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Einstein on the Beach – A Review

Einstein on the Beach is a very long production of five hours, and even with its long length, you get the feeling that it is an opera that doesn’t really want to ever reach a conclusion What is quite noticeable about the production is that it doesn’t have an interval and the five hours run continuously, which can be quite demanding on the audience.

This production is the result of a collaboration that took place between the composer, Philip Glass, and Robert Wilson, a conceptualist designer, both of who were working in the 1970s. Many people regard this production is one of the highlights of the cultural Olympiad that is occurring because of the Olympic Games.

The title of this opera is somewhat misleading as the production has nothing to do with the beach, or indeed theoretical physics. There is not a great deal of narrative in the production and it doesn’t go very much into detail about science.

The production is very unusual and most of the scenes are set in a courtroom, but there is no one who seems to be on trial in the story. There is a child who throws paper darts from near the top of the quartering, and also a woman who waves a gun at the audience. None of these ideas seem to come together very coherently, but this is part of the charm of the opera. No one really has any idea what’s going on, but that doesn’t really seem to matter.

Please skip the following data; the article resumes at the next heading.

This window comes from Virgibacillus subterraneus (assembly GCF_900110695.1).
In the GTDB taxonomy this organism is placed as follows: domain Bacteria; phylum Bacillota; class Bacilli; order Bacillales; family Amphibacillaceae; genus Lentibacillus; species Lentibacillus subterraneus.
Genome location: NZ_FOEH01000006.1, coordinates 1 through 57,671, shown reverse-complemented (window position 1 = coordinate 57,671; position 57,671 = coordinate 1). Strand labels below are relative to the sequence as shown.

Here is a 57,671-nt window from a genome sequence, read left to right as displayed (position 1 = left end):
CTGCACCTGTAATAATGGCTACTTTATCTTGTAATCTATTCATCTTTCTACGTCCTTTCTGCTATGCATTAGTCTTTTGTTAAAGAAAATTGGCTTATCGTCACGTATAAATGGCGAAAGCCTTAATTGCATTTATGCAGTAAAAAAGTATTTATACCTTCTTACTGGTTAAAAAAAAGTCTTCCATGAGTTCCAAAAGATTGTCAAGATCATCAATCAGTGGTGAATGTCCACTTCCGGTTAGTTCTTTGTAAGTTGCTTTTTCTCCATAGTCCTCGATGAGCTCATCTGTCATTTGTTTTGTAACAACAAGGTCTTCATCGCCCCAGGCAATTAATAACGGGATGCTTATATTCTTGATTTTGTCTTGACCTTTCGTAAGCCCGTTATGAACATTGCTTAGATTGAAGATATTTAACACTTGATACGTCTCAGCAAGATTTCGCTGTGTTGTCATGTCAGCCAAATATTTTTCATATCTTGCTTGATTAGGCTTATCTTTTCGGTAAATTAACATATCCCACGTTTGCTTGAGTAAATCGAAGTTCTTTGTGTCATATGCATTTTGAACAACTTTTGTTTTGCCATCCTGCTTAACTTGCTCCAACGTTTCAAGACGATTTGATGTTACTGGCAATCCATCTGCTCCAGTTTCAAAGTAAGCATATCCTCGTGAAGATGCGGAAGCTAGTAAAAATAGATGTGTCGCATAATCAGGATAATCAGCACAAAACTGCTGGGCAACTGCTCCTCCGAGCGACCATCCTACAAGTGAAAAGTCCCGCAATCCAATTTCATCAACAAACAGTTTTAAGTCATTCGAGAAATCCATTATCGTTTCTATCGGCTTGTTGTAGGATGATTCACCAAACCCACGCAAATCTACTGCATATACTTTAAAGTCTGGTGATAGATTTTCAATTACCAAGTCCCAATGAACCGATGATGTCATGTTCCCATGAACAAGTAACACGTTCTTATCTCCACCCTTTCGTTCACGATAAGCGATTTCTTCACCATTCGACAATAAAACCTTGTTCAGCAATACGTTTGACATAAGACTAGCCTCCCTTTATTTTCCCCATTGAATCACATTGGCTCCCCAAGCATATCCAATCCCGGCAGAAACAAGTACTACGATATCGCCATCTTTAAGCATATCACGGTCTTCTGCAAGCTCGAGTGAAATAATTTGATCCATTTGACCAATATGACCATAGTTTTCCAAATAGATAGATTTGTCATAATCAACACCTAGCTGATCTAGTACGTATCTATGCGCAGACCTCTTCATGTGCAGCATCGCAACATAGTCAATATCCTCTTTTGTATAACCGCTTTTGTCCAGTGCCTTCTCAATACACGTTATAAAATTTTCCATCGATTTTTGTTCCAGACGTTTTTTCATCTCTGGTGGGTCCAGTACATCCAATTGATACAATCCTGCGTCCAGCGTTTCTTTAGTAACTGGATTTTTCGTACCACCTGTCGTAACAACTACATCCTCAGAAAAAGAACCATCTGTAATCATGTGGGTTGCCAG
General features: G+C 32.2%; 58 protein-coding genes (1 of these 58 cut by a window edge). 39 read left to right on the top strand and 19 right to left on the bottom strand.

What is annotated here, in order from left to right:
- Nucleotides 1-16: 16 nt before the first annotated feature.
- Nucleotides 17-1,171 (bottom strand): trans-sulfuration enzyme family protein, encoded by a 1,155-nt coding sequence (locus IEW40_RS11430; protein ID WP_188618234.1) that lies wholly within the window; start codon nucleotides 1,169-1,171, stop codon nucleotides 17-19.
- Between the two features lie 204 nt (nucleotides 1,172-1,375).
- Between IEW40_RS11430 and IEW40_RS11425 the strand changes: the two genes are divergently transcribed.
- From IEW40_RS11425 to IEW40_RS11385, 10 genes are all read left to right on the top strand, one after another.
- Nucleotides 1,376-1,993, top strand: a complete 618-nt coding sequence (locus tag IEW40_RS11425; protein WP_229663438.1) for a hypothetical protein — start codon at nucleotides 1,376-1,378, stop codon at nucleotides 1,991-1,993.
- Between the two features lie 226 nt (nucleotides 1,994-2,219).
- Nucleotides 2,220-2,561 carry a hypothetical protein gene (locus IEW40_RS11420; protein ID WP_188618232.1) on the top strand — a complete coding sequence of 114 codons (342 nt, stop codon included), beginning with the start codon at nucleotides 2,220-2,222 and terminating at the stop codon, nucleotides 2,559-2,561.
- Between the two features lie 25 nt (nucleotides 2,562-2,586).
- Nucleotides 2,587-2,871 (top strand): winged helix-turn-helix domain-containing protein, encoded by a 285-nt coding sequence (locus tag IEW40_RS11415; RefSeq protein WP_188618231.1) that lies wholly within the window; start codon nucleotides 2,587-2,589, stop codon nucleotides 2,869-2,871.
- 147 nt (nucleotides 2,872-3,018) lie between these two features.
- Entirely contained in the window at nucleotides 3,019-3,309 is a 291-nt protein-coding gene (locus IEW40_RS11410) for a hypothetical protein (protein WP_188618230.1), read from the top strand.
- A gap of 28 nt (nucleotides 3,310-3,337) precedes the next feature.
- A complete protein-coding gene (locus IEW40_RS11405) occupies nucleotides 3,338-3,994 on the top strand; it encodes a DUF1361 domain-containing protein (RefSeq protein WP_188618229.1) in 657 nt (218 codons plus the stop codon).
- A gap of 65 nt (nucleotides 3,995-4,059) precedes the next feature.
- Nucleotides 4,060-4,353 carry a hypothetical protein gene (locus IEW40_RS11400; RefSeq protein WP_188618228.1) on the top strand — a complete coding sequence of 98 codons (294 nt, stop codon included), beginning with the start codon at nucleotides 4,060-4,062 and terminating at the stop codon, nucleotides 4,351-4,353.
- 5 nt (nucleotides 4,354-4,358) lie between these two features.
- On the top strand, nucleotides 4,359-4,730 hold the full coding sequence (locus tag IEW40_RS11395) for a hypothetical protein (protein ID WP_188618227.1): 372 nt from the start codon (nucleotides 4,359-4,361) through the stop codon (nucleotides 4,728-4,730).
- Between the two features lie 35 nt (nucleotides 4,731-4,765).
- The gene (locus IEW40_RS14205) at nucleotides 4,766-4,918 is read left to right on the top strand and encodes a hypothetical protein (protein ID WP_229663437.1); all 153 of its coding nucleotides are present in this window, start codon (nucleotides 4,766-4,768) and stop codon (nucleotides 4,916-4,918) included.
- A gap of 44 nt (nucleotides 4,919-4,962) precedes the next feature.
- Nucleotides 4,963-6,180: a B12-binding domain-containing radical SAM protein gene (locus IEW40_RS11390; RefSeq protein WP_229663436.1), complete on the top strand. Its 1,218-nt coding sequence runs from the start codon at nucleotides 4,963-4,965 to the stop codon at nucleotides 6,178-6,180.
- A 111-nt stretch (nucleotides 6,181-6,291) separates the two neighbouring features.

Lucinda Childs has done the staging for the production as well as the choreography and for those who know the style of Robert Wilson, it will seem very familiar. She creates a production that is very true to the original when it comes to dancing and this is something that audience members will welcome.

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